If you do, there is no way to prove the existence of a higher power. The primary argument against the existence of a Judeo-Christian all- knowing, all-powerful, righteous God is the argument from evil. This argument argues against the presence of a higher power using facts of ordinary life. This argument states that most would agree that some of the pain and suffering (evil) in this world is unnecessary. To be considered a necessary evil, the occurrence must be the only way to produce something good, which outweighs the evil.
In monotheistic faith God is defined with a triad of attributes as being all good, all powerful and all knowing. This triad is what is empirically derived from God being the prime mover. The fact of evil, or theodicy, possess that there exists evil in this world and that this triad cannot exist through that evil conflicts with all three existing at once. The presence of evil means that God lacks one of these attributes because if he had them all, he would not allow evil to exist. If God and evil are to coexist then God must be: all knowing, all powerful, but good enough to want to stop it, lacking the knowledge to know how to stop it, or lacking the power to be able to stop it.
The Argument of Evil for the Existence of God One of the major arguments proposed against the existence of God in contemporary western philosophy is the problem of evil. It is based upon the inability to reconcile the magnitude of evil in the world with the all-loving nature of God. John Hick describes the problem from the perspective of its proponent, "If God is perfectly loving, God must wish to abolish all evil; and if God is all-powerful, God must be able to abolish all evil. But evil exists; therefore God cannot be both omnipotent and perfectly loving." This thus causes difficulty for the Judeo-Christian-Islamic God who possess both qualities of being all-loving and omnipotent.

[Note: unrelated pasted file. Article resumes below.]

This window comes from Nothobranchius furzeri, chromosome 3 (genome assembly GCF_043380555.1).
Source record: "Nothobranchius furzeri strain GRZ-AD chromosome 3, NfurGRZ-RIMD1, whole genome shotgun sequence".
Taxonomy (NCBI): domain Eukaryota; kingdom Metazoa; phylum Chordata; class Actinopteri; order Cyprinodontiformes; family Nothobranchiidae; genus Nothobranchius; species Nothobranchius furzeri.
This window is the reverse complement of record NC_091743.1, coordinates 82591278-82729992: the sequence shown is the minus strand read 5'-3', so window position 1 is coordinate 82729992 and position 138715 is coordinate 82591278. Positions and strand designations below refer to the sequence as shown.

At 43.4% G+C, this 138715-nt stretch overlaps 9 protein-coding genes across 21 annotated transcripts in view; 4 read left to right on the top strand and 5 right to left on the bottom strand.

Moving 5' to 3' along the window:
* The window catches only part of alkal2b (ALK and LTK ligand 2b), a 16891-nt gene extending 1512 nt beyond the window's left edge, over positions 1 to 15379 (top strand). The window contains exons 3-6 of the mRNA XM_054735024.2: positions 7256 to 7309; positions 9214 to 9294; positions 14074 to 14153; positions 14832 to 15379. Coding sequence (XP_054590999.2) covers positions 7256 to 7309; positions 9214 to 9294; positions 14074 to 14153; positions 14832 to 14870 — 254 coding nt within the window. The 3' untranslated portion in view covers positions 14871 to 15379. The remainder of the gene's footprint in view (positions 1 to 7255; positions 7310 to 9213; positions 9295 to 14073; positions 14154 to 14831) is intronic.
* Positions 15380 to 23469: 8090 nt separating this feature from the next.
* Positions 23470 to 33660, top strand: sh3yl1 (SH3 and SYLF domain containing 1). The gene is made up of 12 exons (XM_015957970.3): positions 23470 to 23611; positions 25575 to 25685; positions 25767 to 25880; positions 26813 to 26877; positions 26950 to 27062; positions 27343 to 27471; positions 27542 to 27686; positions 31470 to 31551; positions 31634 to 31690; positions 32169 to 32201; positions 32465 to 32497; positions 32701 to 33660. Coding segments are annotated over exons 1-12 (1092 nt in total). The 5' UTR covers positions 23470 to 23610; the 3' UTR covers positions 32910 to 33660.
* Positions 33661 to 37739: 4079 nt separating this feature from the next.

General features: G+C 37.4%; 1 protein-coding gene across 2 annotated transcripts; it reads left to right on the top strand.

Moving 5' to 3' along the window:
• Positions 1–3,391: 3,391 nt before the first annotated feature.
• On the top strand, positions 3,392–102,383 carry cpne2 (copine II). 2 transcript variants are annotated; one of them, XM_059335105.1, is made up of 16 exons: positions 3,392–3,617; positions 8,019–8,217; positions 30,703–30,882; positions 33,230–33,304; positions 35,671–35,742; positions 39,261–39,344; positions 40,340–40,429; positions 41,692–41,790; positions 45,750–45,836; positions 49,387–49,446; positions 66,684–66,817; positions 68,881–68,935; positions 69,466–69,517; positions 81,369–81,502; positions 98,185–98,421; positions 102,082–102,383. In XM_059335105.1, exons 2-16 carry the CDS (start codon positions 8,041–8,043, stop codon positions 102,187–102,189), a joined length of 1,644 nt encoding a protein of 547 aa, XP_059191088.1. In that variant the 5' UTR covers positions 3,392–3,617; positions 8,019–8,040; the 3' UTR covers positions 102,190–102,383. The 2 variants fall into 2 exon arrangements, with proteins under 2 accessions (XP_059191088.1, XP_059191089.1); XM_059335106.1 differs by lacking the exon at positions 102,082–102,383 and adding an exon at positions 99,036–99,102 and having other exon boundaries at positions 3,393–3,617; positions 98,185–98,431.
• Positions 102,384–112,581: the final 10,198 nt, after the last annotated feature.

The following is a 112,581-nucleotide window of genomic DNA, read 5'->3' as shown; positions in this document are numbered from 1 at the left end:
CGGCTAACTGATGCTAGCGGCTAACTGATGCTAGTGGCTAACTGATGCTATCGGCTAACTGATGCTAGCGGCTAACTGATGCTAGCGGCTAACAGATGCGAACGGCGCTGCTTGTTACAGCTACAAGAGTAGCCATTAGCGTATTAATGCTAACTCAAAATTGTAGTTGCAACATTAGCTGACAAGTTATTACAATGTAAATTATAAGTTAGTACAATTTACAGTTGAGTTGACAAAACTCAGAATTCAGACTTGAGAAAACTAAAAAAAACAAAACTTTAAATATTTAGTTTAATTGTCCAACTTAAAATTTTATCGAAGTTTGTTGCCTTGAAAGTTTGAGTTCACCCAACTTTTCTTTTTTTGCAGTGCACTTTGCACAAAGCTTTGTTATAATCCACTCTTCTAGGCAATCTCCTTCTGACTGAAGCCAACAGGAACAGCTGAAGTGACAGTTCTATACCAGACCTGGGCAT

Philo first begins his argument by stating that if God is truly dominant than he can control everything. Afterwards he continues on to state that if God was willing to avert evil but not able to than he was inept. If he is able to avert it but not willing to, he is malicious. With that being said, Philo concluded that if God truly believed in the well being of man-kind, than there would be no evil in this world. Demea responds by stating that we are only a speck in the whole universe limited to only what we can see.
There is also a problem that Leibniz discusses in which he addresses the thought that evil existing in the world is incompatible with the world not being the best possible one. This objection seems very relevant; if this God is capable of making an ,”evil-free” world, then why wouldn't he? Leibniz denies this by stating that the best plan is not always going to be a plan that completely avoids evil, because this evil is accompanied by the greater good. For example, Leibniz points out that ... ... middle of paper ... ...The problem we face is that we instinctively dilute the true meaning of goodness and basically chalk it up to kindness.